There was only one Triumph Crayford and that was the TR7 Estate project, which was commissioned by Page Motors of Epsom. They funded the prototype, a yellow fixed head TR7 sportscar, converted by Crayford into a three-door estate car. It was called the Tracer, after it’s bullet shaped profile, it was exhibited at the Motor Show, and despite grabbing lots of press and public attention, failed to attract a single order. Page Motors, a Triumph main dealer, had hoped to sell hundreds of TR7 Crayford estates, but it was not to be and the show car remained a one-off. Its downfall despite its stunning looks was to do with the fact that it had virtually no space to carry anything, if you had golf clubs you where better off with a booted car or a convertible.

The car ended up with the secretary of the TR7 club and was re-sprayed in red.

Rather oddly, a bit later in 1986 Volvo would make an almost identical concept sports estate called the Volvo 480 ES and sold over 80,400 units.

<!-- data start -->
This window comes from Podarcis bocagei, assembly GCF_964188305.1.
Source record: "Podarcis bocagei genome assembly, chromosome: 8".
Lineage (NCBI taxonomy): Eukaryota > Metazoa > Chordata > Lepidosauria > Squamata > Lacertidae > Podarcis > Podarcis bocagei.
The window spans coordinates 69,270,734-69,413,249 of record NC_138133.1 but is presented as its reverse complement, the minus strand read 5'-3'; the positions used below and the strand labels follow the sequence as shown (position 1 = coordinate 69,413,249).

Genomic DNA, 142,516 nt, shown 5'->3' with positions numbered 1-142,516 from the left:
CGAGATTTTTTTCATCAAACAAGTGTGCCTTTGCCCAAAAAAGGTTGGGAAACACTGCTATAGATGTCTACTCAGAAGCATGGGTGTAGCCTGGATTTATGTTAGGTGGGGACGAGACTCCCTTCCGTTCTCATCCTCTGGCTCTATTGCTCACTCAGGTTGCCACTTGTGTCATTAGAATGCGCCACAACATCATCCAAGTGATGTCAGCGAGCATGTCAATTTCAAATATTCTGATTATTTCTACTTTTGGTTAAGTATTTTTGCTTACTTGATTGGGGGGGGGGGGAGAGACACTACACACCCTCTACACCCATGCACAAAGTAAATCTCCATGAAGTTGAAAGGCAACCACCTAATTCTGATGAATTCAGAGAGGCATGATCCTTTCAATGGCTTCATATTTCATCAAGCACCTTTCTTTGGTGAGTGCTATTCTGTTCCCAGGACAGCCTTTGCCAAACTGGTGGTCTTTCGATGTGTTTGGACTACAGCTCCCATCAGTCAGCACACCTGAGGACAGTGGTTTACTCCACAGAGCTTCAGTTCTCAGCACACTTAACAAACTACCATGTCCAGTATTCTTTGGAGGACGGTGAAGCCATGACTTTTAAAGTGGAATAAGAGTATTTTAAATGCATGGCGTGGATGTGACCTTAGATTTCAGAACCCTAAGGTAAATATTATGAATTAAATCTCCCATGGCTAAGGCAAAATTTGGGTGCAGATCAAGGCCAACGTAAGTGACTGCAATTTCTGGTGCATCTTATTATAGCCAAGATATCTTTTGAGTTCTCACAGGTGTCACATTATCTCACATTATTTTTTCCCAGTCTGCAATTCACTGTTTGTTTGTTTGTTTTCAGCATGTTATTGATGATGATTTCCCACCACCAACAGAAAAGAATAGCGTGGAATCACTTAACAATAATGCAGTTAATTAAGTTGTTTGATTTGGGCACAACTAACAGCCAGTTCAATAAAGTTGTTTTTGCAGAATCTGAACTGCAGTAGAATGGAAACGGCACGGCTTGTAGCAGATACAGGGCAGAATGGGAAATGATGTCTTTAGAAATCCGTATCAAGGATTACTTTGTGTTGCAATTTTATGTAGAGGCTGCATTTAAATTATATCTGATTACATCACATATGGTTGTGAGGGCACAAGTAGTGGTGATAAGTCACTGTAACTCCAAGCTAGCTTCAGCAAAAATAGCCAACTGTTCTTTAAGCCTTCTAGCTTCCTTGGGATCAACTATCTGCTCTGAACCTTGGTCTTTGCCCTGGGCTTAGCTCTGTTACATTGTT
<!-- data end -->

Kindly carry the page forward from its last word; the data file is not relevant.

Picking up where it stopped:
Other websites will tell you about another Crayford Triumph, the Stag Estate, but it is only a myth, Crayford never made any such car, although they did consider the project, they even had a name for the proposed Stag estate, 'The Staghound'. A white Triumph Stag was delivered to Crayford for assessment, they thought it was awful, and poorly built. When the electrics failed they opened up the facia to find bare wires twisted together, no attempt at using proper connecters, no wonder the windows were renowned for being erratic. Crayford had heard rumours that the Stag was getting a bad reliability record from new, and decided not to attempt an estate stag, giving the car back as it was given to them. There were a couple of factory Stag fastback prototypes built by Leyland which should not be confused as the Stag Estate.

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